WASHINGTON — At the height of Libya's civil war, Chris Stevens dashed off to the rebel stronghold of Benghazi by cargo boat to help shape an assortment of Libyan politicians and militias into the cohesive unit that would defeat Moammar Gadhafi. A year-and-a-half later, the 52-year-old ambassador died as Islamists attacked a U.S. consulate in the same city.
Stevens' death deprives the United States of someone widely regarded as one of the most effective American envoys to the Arab world. In his unfailingly polite and friendly manner, Stevens brokered tribal disputes and conducted U.S. outreach efforts in Jerusalem, Cairo, Damascus and Riyadh. He cheerily retuned to Libya four months ago, determined to see a democracy rise where Gadhafi's dictatorship for four decades flourished.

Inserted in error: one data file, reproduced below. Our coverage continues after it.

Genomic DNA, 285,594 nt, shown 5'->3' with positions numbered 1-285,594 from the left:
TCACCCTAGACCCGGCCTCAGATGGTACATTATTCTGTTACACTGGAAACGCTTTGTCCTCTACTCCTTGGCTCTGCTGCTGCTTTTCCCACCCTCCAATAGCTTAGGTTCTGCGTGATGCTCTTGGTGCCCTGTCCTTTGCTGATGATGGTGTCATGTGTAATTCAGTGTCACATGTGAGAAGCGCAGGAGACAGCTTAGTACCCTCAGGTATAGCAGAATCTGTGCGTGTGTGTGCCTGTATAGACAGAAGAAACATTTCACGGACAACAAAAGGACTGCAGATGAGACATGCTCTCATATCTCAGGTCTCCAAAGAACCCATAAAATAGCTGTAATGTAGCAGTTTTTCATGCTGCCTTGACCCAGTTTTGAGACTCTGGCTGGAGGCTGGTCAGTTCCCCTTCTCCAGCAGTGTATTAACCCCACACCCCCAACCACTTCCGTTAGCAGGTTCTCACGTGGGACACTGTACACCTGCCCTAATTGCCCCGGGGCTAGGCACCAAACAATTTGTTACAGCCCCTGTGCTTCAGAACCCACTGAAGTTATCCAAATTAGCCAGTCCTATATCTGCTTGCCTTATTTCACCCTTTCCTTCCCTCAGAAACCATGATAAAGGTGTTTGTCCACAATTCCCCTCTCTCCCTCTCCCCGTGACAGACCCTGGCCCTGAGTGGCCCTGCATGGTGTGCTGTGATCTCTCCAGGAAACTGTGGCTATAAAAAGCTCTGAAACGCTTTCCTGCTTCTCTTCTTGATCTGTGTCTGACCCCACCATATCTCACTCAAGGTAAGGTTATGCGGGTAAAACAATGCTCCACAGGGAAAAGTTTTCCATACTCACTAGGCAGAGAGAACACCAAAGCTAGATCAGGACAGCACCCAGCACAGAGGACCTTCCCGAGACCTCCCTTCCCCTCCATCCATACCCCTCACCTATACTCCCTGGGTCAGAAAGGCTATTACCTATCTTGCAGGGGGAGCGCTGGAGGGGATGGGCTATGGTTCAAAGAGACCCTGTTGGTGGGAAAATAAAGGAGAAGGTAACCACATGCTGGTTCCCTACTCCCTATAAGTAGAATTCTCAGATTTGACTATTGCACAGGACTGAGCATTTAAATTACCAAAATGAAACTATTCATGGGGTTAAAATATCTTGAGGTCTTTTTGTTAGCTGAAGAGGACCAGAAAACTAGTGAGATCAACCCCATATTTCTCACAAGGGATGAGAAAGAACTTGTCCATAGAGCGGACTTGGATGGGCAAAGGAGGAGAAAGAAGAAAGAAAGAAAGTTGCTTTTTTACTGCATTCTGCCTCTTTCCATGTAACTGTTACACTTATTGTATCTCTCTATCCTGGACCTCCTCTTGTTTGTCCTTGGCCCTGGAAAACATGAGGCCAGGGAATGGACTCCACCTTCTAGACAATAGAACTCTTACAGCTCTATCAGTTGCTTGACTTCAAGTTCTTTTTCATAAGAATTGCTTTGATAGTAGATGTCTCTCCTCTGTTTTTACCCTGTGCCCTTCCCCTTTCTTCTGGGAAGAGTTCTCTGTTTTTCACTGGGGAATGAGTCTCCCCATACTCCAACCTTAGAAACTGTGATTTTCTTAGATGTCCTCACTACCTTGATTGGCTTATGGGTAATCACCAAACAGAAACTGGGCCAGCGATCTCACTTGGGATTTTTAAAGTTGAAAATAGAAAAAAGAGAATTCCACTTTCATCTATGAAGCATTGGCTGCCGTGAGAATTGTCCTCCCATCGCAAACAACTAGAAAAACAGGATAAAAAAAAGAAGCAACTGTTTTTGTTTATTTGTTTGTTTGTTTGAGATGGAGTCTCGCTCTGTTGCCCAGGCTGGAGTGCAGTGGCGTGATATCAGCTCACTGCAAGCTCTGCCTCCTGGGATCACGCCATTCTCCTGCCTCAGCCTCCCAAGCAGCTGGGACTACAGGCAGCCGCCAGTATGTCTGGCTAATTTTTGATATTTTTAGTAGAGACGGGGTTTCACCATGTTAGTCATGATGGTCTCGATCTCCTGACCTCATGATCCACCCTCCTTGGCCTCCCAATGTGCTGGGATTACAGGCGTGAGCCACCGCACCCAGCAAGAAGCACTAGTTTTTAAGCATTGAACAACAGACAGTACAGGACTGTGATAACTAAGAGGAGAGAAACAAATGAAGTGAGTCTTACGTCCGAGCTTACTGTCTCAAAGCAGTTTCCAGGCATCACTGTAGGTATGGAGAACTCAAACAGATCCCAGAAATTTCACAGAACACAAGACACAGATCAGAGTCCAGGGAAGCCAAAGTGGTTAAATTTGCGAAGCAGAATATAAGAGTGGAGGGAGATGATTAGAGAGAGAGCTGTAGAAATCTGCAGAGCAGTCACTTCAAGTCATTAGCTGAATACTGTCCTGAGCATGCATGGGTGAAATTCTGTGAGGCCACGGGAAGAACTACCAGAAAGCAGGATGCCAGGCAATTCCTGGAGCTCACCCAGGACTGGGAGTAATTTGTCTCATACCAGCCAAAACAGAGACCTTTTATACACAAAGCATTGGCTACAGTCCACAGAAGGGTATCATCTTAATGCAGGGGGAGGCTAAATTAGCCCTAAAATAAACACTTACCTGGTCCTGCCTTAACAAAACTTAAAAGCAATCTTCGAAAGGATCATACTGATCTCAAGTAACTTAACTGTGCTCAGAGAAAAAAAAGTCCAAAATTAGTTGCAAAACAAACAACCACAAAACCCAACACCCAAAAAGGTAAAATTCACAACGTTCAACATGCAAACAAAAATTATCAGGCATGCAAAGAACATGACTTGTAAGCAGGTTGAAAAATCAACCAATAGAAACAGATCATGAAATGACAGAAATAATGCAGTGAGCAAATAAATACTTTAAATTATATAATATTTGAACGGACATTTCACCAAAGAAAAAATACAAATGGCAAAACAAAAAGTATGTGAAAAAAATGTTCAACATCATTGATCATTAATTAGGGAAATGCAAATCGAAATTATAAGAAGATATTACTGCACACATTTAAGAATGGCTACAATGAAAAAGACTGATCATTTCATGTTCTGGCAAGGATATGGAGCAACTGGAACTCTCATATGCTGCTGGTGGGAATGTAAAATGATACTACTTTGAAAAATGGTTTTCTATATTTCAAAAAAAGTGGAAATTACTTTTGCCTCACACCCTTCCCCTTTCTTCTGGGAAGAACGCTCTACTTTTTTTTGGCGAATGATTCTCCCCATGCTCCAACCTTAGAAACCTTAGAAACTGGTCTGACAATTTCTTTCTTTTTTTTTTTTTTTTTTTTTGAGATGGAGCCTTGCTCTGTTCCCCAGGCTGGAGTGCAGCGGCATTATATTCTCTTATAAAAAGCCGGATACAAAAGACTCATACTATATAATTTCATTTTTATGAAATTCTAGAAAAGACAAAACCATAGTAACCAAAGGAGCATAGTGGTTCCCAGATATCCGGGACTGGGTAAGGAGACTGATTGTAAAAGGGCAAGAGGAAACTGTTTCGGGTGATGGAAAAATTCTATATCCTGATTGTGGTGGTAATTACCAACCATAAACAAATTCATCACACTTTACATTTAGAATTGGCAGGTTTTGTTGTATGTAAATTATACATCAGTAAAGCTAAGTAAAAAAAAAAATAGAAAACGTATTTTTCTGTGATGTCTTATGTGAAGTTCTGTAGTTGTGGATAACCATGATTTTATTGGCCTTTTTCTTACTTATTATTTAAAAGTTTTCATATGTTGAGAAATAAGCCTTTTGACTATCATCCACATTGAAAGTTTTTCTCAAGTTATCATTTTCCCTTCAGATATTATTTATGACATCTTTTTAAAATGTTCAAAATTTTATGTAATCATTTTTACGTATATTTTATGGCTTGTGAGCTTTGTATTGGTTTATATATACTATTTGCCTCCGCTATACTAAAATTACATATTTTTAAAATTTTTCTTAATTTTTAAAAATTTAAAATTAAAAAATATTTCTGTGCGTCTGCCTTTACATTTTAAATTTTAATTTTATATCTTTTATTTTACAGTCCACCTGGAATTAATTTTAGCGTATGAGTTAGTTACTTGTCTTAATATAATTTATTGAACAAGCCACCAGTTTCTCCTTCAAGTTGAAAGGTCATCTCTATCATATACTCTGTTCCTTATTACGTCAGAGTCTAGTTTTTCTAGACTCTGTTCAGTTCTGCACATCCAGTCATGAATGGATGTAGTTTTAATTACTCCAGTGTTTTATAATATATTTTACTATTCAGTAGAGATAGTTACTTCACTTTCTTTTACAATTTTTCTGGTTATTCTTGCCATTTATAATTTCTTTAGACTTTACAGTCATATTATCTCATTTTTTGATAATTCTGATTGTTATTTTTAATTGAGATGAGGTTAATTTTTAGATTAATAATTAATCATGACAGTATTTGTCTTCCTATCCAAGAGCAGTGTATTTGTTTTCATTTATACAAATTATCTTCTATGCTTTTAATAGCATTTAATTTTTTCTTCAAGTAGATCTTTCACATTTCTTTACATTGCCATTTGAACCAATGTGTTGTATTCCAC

"It's especially tragic that Chris Stevens died in Benghazi because it is a city that he helped to save," President Barack Obama said from the White House Rose Garden on Wednesday.
Stevens was among four Americans who died Tuesday night after the consulate was attacked.
A native of Northern California, he was dispatched to Benghazi in the midst of heavy fighting in April 2011 to set up America's central office for coordinating military strategy, financial assistance and political work with the Libyan opposition.
"He was loved by everybody," said Ahmed al-Abbar, a Libyan opposition leader.
As Libya's post-war challenges persisted, Stevens jumped at the opportunity earlier this year when Obama asked him to be the next U.S. ambassador in Tripoli.